COVID-19 Changes The Game: Will PAGCOR Survive?

Article by : Helen Nov 10, 2020

Not long ago, The Philippines Amusement and Gaming Corp faced yet another challenge: COVID-19 became a disaster for big and small businesses alike. The Philippines’ economy suffered greatly from the total lockdown, with many local organizations struggling to make ends meet and even losing their licenses. The company has seen nothing but a decrease in its revenue for months before reopening and finally starting to make some profit. While the corp seems to be back on track, PAGCOR is still far from re-establishing its former glory: it planned to become the biggest ASEAN gaming destination and fund nation-building programs by 2022. Nevertheless, COVID-19 has made this project hardly manageable.

Revenue Troubles

After reopening with all necessary precautions to make the casino safe for both patrons and staff, PAGCOR encountered an inevitable downfall. Despite reporting a slow increase in revenue after watching it slide down for several months, the corp isn’t doing as well as during the previous years. The financial report on the first three quarters of 2020 shows that they made $461.7 million, which is only 30% of last year’s income. After registering $102.72 million of net income for all operations in 2019, the entity’s income lowered to $2.47 million in 2020.

However, the drop in revenue wasn’t the only financial problem PAGCOR faced. The regulatory fees dropped to 30% as well, barely reaching $174.54 million. On the bright side, the sum delivered by offshore gaming operators decreased only by 6%, bringing the corp $77.75 million. This helped to ease the $242.36 million of taxes it had to pay, not to mention PAGCOR has to give up 50% of the earnings to the Philippines Bureau of Treasury as a part of legal obligation.

Despite these unpleasant facts, no one can deny that even such a situation is better than the downfall the company observed at the beginning of 2020. Earlier this year, it reported a loss of $32.5 million.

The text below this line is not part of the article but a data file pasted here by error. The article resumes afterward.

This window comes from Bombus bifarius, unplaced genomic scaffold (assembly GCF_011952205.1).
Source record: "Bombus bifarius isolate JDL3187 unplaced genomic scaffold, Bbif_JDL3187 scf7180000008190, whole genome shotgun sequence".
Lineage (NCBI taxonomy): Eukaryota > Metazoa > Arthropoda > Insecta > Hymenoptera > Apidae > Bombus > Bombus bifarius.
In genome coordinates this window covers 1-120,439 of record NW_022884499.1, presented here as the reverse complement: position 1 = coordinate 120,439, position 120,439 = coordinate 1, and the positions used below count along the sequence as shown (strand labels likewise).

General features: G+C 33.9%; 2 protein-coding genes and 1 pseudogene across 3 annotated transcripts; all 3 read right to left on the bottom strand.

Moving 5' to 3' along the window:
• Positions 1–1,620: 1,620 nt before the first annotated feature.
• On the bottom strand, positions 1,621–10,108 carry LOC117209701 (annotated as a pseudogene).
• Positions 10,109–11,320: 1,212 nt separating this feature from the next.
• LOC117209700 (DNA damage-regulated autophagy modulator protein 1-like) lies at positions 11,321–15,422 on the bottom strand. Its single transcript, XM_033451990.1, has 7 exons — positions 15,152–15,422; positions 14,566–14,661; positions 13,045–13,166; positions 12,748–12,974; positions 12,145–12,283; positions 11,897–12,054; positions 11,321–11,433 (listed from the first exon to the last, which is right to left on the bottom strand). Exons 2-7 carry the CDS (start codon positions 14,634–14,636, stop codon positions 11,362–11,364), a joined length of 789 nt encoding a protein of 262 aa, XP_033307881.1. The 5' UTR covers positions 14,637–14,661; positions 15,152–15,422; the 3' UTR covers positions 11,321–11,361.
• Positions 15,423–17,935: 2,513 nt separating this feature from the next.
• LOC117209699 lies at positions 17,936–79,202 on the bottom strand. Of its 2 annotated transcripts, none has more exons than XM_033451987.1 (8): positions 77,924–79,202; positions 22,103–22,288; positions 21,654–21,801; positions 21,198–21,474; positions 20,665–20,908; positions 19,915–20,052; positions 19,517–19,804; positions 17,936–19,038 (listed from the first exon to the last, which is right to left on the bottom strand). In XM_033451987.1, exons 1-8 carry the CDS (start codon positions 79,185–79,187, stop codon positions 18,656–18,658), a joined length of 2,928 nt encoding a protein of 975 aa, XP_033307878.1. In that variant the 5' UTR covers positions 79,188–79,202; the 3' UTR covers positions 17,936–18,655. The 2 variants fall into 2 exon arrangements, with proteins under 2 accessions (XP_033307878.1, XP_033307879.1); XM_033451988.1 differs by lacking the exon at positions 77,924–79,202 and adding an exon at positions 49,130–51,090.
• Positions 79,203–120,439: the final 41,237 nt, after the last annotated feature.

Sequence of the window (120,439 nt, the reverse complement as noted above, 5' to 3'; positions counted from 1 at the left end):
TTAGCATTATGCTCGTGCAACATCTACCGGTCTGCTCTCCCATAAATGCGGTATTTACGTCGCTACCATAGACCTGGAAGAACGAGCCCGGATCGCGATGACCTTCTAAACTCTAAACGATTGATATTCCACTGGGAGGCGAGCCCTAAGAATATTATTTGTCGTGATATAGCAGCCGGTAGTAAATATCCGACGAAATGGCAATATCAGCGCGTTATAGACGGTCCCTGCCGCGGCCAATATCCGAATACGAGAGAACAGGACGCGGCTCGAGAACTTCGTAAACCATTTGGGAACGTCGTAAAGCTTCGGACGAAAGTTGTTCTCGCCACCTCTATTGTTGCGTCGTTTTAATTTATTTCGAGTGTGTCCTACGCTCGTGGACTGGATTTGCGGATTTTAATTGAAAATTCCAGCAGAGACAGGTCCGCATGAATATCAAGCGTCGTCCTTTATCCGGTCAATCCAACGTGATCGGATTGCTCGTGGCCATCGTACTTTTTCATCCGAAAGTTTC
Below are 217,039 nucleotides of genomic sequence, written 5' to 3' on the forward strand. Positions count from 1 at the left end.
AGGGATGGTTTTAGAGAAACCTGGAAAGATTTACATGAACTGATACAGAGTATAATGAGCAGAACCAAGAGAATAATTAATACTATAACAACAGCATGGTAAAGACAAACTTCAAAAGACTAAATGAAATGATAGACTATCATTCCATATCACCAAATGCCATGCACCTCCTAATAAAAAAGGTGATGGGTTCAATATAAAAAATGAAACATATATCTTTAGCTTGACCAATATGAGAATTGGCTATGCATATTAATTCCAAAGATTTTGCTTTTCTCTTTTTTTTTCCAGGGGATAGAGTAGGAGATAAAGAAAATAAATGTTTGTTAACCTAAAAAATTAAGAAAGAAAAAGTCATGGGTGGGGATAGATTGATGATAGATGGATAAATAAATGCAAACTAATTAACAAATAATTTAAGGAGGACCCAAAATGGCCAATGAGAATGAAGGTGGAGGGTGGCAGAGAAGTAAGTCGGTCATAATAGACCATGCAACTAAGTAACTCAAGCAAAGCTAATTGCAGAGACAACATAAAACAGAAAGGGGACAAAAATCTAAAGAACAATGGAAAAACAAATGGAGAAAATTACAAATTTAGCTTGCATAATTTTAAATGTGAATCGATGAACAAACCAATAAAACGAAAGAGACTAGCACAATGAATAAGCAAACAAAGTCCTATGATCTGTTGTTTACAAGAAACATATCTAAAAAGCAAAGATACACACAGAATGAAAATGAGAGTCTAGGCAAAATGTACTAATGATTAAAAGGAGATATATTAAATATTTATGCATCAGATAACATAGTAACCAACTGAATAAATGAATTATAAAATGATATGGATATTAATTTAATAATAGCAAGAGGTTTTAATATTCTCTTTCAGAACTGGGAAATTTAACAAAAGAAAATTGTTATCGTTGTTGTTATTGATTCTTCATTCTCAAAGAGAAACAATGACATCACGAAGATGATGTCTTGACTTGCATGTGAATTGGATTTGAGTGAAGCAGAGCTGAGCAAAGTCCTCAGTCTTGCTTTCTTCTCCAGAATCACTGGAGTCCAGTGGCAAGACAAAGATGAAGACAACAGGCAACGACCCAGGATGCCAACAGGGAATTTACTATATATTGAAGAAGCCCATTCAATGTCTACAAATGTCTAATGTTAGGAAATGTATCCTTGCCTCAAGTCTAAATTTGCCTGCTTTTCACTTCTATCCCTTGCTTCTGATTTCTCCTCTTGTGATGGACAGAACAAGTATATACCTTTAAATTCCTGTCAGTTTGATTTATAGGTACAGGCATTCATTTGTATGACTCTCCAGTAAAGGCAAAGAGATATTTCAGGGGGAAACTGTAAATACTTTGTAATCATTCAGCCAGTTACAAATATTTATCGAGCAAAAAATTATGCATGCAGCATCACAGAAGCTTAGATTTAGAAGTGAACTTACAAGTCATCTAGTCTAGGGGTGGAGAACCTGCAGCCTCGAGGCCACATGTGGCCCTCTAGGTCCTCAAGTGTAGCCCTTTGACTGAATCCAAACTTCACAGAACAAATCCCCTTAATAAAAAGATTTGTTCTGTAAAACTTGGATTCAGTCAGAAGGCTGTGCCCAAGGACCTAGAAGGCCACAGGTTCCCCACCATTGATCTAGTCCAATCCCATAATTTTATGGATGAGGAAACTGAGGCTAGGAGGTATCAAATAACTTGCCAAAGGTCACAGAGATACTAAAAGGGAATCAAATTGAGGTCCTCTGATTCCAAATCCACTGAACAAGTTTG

However, things changed in the third quarter: the company managed to produce a profit of around $35 million. It is worth mentioning that PAGCOR tries to be as clear about its finances as possible. The company also takes pride in being a part of many charitable organizations, making regular donations, and securing the Philippines’ economy. All fundings, fundamental programs and reports can be found on their transparency page.

No Grand Reopening

After removing the total lockdown and reopening some of the casinos in August, a lot of private and government-funded properties like Okada Manila, City of Dreams Manila, Resorts World Manila, and Solaire Resort & Casino started their business only at 30% of their usual capacity, with some scheduling their reopening only for September. This, however, was not the end of their troubles. During quarantine, some of the well-known gaming platforms have lost their licenses. The question of banning online casinos has been debated in the Philippines for more than a year as China urges the neighboring country to stop cross-border gambling. It is also supported by the country’s Vice President, Maria Leonor Robredo, who links online gambling to crime and bribery.

Allowing online gaming in certain areas has helped to minimize the losses caused by COVID-19. Right now, online casinos are gaining more and more popularity on the market. As a result, the industry receives more and more attention, with the Philippines being no exception. PAGCOR has already announced looking into the possibilities of making the gaming industry accessible for the locals and is likely to make it the solution to the problem of decreased incomes.

Helen

Chief Editor

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